Thomas Hardy

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Profesorado Superior de Lenguas Vivas
Teacher’s name: Susana Company
Thomas Hardy
Thomas Hardy was born in June the 2nd in 1840 in Higher Bockhampton, a hamlet in the parish of Stinsford to the east of Dorchester in Dorset, England; and died in January the 11th in 1928 due pleurisy in December 1927. He was an English novelist, poet and a Victorian realist in the tradition of George Eliot; he was influenced both in his novels and in his poetry by Romanticism, especially William Wordsworth. Charles Dickens was another important influence, he was highly critical of much in Victorian society, though Hardy focused more on a declining rural society. As Hardy's family lacked the means for a university education, his formal education ended at the age of sixteen when he became apprenticed to James Hicks, a local architect. He enrolled as a student at King's College, London and he won prizes from the Royal Institute of British Architects and the Architectural Association. In 1870 while on an architectural mission to restore the parish church of St Juliot in Cornwall, Hardy met and fell in love with Emma Lavinia Gifford, whom he married in 1874. Her death in 1912 had a traumatic effect on him. On a trip to Cornwall to revisit places linked with their courtship, and his Poems 1912–13 reflect upon her death. In 1914, Hardy married his secretary Florence Emily Dugdale, who was 39 years his junior. However, he remained preoccupied with his first wife's death and tried to overcome his remorse by writing poetry. Novels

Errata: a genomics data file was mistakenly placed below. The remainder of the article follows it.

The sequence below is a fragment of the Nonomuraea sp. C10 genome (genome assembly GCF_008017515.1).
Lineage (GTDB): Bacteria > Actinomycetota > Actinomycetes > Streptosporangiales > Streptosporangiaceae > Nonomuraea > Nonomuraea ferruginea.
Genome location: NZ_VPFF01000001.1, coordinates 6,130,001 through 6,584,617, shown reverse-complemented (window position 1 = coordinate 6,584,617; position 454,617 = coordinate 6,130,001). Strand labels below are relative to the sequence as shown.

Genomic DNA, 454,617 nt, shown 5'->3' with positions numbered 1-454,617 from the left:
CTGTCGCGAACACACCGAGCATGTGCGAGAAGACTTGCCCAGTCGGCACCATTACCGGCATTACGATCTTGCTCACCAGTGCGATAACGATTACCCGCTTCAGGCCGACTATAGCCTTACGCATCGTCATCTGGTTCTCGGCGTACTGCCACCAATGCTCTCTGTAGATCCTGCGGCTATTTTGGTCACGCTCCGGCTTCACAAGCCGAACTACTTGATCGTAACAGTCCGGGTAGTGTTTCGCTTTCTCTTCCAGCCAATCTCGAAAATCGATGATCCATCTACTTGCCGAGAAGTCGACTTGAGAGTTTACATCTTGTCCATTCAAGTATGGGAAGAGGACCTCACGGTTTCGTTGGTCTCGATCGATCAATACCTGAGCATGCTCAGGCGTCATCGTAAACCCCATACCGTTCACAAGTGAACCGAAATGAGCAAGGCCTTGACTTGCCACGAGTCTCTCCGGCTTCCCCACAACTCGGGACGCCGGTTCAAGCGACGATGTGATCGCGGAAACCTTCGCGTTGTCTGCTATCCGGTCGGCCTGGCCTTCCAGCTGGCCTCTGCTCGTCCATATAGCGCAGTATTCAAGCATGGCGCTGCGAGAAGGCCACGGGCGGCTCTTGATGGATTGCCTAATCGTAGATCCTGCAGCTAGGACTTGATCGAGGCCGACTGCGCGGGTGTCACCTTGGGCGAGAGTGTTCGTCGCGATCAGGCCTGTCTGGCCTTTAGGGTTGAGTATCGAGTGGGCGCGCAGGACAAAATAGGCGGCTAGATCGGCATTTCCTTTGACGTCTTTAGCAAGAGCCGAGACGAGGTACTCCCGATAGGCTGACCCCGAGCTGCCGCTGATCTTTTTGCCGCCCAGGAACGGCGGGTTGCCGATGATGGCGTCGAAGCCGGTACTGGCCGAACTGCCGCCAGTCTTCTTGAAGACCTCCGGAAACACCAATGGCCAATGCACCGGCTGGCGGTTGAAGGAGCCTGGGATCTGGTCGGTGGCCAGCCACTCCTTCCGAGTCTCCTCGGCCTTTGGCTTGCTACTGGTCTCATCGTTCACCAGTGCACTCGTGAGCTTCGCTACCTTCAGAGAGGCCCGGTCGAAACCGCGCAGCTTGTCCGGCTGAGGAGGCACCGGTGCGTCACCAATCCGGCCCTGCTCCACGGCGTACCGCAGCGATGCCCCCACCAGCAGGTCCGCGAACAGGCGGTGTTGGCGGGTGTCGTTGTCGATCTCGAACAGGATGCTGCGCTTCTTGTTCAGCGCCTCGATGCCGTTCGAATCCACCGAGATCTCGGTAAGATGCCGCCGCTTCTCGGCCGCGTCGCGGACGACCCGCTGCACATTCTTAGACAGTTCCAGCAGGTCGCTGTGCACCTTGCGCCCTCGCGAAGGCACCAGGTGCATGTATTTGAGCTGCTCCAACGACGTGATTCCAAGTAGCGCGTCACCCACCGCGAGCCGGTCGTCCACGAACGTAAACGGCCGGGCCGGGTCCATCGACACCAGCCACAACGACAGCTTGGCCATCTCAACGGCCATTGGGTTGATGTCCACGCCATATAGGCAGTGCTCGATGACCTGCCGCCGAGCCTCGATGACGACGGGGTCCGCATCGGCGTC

His first collection was published until 1898, and he gained fame as the author of novels, including Far from the Madding Crowd (1874), The Mayor of Casterbridge(1886), Tess of the d'Urbervilles (1891), and Jude the Obscure (1895). Most of his fictional works – initially published as serials in magazines – were set in the semi-fictional region of Wessex. He based on the medieval Anglo-Saxon kingdom. Hardy's first novel, The Poor Man and the Lady, finished by...
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